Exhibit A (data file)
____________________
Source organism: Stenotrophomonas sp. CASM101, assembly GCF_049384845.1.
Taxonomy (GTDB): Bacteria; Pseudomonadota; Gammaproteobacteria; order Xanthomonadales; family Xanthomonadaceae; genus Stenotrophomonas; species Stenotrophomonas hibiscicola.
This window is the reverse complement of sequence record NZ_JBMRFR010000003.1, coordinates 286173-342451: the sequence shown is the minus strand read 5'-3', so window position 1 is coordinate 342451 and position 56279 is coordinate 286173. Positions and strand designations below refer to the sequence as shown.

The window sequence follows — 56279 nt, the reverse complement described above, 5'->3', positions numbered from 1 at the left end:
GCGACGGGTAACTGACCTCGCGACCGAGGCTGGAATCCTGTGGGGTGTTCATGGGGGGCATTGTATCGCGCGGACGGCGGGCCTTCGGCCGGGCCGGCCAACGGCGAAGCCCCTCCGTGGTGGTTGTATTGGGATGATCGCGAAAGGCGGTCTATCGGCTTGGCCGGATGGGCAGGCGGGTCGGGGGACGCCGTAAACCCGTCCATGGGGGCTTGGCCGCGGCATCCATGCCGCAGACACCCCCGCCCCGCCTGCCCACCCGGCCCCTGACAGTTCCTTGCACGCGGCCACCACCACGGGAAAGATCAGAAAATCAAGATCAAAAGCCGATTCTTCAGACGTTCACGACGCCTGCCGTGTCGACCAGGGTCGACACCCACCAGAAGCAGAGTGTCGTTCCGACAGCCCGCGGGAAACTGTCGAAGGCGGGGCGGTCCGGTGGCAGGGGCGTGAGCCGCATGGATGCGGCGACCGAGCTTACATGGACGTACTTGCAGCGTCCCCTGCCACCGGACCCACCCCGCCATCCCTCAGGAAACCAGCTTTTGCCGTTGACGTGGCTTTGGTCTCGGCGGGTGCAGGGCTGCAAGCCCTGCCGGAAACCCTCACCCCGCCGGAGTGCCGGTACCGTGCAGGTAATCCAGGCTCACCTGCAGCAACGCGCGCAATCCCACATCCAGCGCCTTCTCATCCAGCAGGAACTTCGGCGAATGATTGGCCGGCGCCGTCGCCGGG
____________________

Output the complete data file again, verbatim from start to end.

Source organism: Stenotrophomonas sp. CASM101, assembly GCF_049384845.1.
Taxonomy (GTDB): Bacteria; Pseudomonadota; Gammaproteobacteria; order Xanthomonadales; family Xanthomonadaceae; genus Stenotrophomonas; species Stenotrophomonas hibiscicola.
This window is the reverse complement of sequence record NZ_JBMRFR010000003.1, coordinates 286173-342451: the sequence shown is the minus strand read 5'-3', so window position 1 is coordinate 342451 and position 56279 is coordinate 286173. Positions and strand designations below refer to the sequence as shown.

The window sequence follows — 56279 nt, the reverse complement described above, 5'->3', positions numbered from 1 at the left end:
GCGACGGGTAACTGACCTCGCGACCGAGGCTGGAATCCTGTGGGGTGTTCATGGGGGGCATTGTATCGCGCGGACGGCGGGCCTTCGGCCGGGCCGGCCAACGGCGAAGCCCCTCCGTGGTGGTTGTATTGGGATGATCGCGAAAGGCGGTCTATCGGCTTGGCCGGATGGGCAGGCGGGTCGGGGGACGCCGTAAACCCGTCCATGGGGGCTTGGCCGCGGCATCCATGCCGCAGACACCCCCGCCCCGCCTGCCCACCCGGCCCCTGACAGTTCCTTGCACGCGGCCACCACCACGGGAAAGATCAGAAAATCAAGATCAAAAGCCGATTCTTCAGACGTTCACGACGCCTGCCGTGTCGACCAGGGTCGACACCCACCAGAAGCAGAGTGTCGTTCCGACAGCCCGCGGGAAACTGTCGAAGGCGGGGCGGTCCGGTGGCAGGGGCGTGAGCCGCATGGATGCGGCGACCGAGCTTACATGGACGTACTTGCAGCGTCCCCTGCCACCGGACCCACCCCGCCATCCCTCAGGAAACCAGCTTTTGCCGTTGACGTGGCTTTGGTCTCGGCGGGTGCAGGGCTGCAAGCCCTGCCGGAAACCCTCACCCCGCCGGAGTGCCGGTACCGTGCAGGTAATCCAGGCTCACCTGCAGCAACGCGCGCAATCCCACATCCAGCGCCTTCTCATCCAGCAGGAACTTCGGCGAATGATTGGCCGGCGCCGTCGCCGGG